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Jewish groups express support for Israel

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Police arrive at scene of terrorist attack on Malkei Israel Street, Jerusalem. AMOS BEN GERSHOM/GPO PHOTO
Police arrive at scene of terrorist attack on Malkei Israel Street, Jerusalem. AMOS BEN GERSHOM/GPO PHOTO

As Israelis continued to be victimized by terrorist attacks on a daily basis, Canadian Jews gathered in synagogues to pray for the wounded while Jewish organizations suggested a number of practical steps that people could take to show support for Israel.

The Centre for Israel and Jewish Affairs (CIJA) called on its supporters to “take action against terrorism” by participating in a five-point suite of activities, including voicing their concerns to Canadian political leaders and letting Israeli leaders know they stand in solidarity with the people of Israel.

In Toronto, UJA Federation announced it was expanding a solidarity mission scheduled for Oct. 19 as well as its participation at a Keren Hayesod meeting in Jerusalem this week. UJA Federation also stated it was advancing $120,000 to the Jewish Agency for Israel’s Victims of Terror Fund to assist those attacked in Israel as well as their families.

In Montreal, Federation CJA expressed its solidarity “with our brothers and sisters in Israel. We are planning a community-wide town hall meeting the first week of November and are in the process of securing top speakers for a panel on the current situation in Israel.”

Late last week, a group of rabbis affiliated with the Canadian Rabbinic Caucus travelled to Ottawa to present representatives of the Palestinian Authority with a letter asking that the Palestinian government cease the incitement that has led to the violence.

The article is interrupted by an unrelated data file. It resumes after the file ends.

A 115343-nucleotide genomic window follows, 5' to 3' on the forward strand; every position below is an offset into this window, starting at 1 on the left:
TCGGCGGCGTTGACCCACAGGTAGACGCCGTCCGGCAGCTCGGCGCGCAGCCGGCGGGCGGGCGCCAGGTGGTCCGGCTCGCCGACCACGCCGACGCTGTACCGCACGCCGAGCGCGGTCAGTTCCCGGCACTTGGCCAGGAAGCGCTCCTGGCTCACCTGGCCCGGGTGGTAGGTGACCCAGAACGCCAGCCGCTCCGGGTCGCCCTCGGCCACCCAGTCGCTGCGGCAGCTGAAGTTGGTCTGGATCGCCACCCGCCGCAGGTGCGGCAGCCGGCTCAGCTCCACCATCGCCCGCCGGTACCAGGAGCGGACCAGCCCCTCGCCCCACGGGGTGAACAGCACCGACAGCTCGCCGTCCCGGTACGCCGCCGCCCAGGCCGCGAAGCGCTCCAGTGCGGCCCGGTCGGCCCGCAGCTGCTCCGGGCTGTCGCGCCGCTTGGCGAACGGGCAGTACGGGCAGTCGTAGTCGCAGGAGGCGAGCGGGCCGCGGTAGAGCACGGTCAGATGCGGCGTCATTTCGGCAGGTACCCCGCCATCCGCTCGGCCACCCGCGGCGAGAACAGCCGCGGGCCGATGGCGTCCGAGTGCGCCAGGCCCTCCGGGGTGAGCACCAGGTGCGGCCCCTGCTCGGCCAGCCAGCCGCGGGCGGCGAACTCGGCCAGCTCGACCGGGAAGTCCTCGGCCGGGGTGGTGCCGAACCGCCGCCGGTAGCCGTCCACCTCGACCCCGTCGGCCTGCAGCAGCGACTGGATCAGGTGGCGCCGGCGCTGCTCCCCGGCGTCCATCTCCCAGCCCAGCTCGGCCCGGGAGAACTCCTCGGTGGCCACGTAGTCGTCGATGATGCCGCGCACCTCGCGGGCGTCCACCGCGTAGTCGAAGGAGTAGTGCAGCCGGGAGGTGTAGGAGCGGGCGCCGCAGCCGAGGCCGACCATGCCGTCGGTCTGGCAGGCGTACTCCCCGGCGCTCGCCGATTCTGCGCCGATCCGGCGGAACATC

The situation in Israel prompted a statement from Defence Minister Jason Kenney, who said: “Canada condemns in the strongest terms possible the recent wave of terror attacks against Israeli civilians that has resulted in a number of tragic deaths and injuries. Our thoughts and prayers are with the families and friends of the victims.

“There can be no justification for these attacks, and we will continue to oppose efforts undermine Israel’s legitimacy or right to defend herself in the face of terror.”

As the Israeli death toll grew, CIJA urged Canadians take several steps in solidarity with the victims. It suggested Canadians email UN Secretary General Ban Ki-moon and the PA diplomatic representative in Canada “to condemn Palestinian terrorism and demand action against Palestinian incitement.”

It urged people to sign its petition, which calls on the government of Canada to reaffirm its desire for peace by declaring that Canadian financial support for the Palestinian Authority depends on the PA taking certain actions.

They include condemning terrorism; taking security action to stop terror attacks; denouncing anti-Jewish conspiracy theories; and “cracking down on Palestinian religious officials, media, social media, and others who call for jihad, especially those encouraging Palestinian teenagers to commit suicide attacks.”

One particularly bone-chilling video,  released by the Middle East Media Research Institute (MEMRI) shows a cleric in Gaza brandishing a knife and citing Islamic scripture to justify the stabbing of Jews.

CIJA also asked its supporters to email Israeli Prime Minister Benjamin Netanyahu and Opposition Leader Isaac Herzog to let them know “Israelis are not alone.”